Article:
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Vol. 81 - No. 5
May 2010

WORD FROM THE PASTOR:             

Earthquakes and the End of the World

An "Ask the Pastor" question inquires: "What is the Lutheran take on 5-2011?" When I first read the question, I thought it was a lottery number (I didn’t play it)–and then I realized the questioner was talking about a famous Christian radio personality’s prediction that Christ would return in May of 2011.

My response to that date comes straight from the lips of Jesus: "No one knows about that day or hour, not even the angels in heaven, nor the Son, but only the Father." (Matthew 24:36). God deliberately leaves us in the dark about the timing of the final judgement. It is confidential, top secret–so secret that God alone knows it. And He’s not telling. That has not, of course, kept people from guessing. The Millerites thought the end would come in 1844. It didn’t. Their fall-back position was that in 1844 Jesus entered the Holy of Holies in heaven. The Jehovah’s Witnesses looked for the return of Christ in 1914–He didn’t arrive (World War I did). Their fall-back position was that Jesus came to earth invisibly that year. Shortly after I moved to Albany, a book arrived in the mail called 88 Reasons Why Christ Will Return in 1988. (I waited for the sequel–89 Reasons Why Christ Will Return in 1989–but it never arrived). In the late 1970s, Hal Lindsey published a book called The 1980s–Countdown to Armageddon. We’re still counting down 30 years later. So making predictions about Christ’s return is a risky business. I guess I have to admire the Christian radio guy for having the courage to go public with something that he obviously believes. But I have a feeling he’s going to be highly embarrassed in May of 2011. (I wonder what his fallback position will be?)

That said, we don’t want to lose sight of the reality of the Second Coming. Jesus promised He would return again to bring all things to their fulfillment–and we believe that. The timing is left deliberately vague–because He wants us always to be ready. It’s like a surprise inspection in the military, or a pop test in a class–you don’t know when it’s coming, so you stay prepared all the time. "Be on guard! Be alert! You do not know when that time will come. It’s like a man going away: he leaves his house in charge of his servants, each with his assigned task, and tells the one at the door to keep watch. Therefore keep watch because you do not know when the owner of the house will come back–whether in the evening, or at midnight, or when the rooster crows, or at dawn. If he comes suddenly, do not let him find you sleeping." (Mark 13:33-35) If I really thought that Christ was returning in May of 2011, then I might be tempted to slack off in my faith until...oh, say, April of 2011. But if I live with the thought that Christ might return thirty seconds from now, then I’m not going to be as tempted to get lazy in my life with God. I’m going to always stay close to Jesus.

However, Jesus also said: "Nation will rise against nation, and kingdom against kingdom. There will be famines and earthquakes in various places." (Matthew 24:7) That verse catches our attention–because in the last three months or so, there have been at least four major earthquakes, along with a volcanic eruption in Iceland. Do these events somehow herald the end of the world? Again, only God knows that. Certainly they should remind us that someday the world will come to its final consummation at the return of Christ.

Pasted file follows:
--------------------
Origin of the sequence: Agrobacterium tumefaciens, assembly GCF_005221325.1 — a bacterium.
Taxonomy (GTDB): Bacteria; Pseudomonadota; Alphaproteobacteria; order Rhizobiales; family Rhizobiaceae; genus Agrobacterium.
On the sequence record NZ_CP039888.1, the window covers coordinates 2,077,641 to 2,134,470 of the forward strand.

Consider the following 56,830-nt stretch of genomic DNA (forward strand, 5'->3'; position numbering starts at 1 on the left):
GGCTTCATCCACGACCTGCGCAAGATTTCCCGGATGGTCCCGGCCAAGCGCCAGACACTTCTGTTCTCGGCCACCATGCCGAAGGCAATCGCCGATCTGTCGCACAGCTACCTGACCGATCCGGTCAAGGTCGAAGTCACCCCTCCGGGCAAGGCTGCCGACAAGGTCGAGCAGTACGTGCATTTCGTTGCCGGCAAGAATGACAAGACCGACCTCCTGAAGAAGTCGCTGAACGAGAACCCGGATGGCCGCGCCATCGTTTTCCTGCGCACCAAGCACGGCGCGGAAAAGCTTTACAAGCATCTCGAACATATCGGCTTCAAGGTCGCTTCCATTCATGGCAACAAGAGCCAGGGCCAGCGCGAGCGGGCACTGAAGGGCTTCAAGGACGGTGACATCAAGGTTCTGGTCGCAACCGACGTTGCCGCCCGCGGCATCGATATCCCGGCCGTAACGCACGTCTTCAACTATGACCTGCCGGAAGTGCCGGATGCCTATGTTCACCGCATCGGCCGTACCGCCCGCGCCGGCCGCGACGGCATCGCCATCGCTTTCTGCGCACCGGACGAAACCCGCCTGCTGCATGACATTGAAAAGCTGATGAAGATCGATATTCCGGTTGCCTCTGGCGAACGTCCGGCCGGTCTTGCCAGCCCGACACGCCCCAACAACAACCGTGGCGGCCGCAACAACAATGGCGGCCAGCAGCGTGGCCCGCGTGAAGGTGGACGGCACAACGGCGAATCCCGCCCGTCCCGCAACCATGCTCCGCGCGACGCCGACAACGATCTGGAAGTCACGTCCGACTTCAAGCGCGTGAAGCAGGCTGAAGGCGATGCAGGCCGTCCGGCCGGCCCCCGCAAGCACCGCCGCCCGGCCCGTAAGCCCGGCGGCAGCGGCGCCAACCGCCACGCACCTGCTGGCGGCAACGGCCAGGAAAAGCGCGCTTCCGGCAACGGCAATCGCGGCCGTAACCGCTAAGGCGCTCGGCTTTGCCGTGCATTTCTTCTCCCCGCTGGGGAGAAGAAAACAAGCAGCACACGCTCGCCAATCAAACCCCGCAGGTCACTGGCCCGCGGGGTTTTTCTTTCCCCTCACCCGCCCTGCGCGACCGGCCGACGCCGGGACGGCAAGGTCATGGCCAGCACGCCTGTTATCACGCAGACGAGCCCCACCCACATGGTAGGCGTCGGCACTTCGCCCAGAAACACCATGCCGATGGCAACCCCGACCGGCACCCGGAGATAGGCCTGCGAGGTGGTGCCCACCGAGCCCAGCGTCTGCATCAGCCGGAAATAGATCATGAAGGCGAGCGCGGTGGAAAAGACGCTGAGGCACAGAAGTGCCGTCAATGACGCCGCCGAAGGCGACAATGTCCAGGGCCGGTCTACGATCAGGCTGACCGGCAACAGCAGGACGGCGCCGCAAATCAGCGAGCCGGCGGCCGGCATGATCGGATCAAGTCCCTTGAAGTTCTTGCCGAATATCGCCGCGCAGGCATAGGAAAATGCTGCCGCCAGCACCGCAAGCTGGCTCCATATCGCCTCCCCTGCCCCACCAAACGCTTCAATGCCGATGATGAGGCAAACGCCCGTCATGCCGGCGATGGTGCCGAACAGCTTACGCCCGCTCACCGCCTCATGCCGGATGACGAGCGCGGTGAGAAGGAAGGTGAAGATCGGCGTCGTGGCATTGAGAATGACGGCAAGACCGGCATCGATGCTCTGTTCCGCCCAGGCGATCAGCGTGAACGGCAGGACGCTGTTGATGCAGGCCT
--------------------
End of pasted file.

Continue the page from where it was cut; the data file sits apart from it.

When I think of earthquakes as a sign of the final judgement, though, I go to the place where Lutherans always end up whenever they think about religious matters: the cross. At the cross, there was an earthquake. "The earth shook and the rocks split" (Matthew 27:51). Since the earthquake is a sign of final judgement, I think there’s a profound message here: that at the cross, judgement fell on our sin. And Jesus took that judgement. So when we stand before God’s judgement seat at the end of history, if we belong to Jesus, we will hear the blessed words: "Not guilty"–because Jesus already took the judgement for our sins on the cross.

This might be a good time to deal with another "Ask the Pastor" question: "Why are certain books of the Bible not read/preached in church–such as the Book of Revelation." Actually, the last few Sundays have featured readings from Revelation. It’s one of my favorite Biblical books! I quote from it all the time. (And certainly it’s being heavily drawn upon in our current Bible study on heaven). But I think what the questioner means is: Why don’t we talk a lot about the end of the world in church? Certainly every time we recite the creeds we affirm our belief in the future God has prepared for us: "He will come again in glory to judge the living and the dead." But we don’t focus on it the way some groups do, nor do we lay out the kind of complicated timetable that one finds in, say, the Left Behind series. That’s because Lutherans tend to major, not in the end of the world, but in the cross. You may note how, a few paragraphs back, I managed to take a discussion of the end of the world and steer it to the death of Jesus in 30 A.D. That’s a very Lutheran thing to do. The cross is where we live. Certainly we believe in the end of the world, we join in the great cry at the end of Revelation: "Come, Lord Jesus." But that future would be pretty scary if we didn’t have the assurance that our sins have been pardoned at the cross. In fact, not just the future, but today would be pretty scary if we didn’t have the love of God that was poured out on the holy cross. So even though we affirm God’s future, we rejoice in God’s future, our focus tends to be the one suggested by St. Paul: "For I resolved to know nothing while I was with you except Jesus Christ and Him crucified" (I Corinthians 2:2).

God loves you and so do I!

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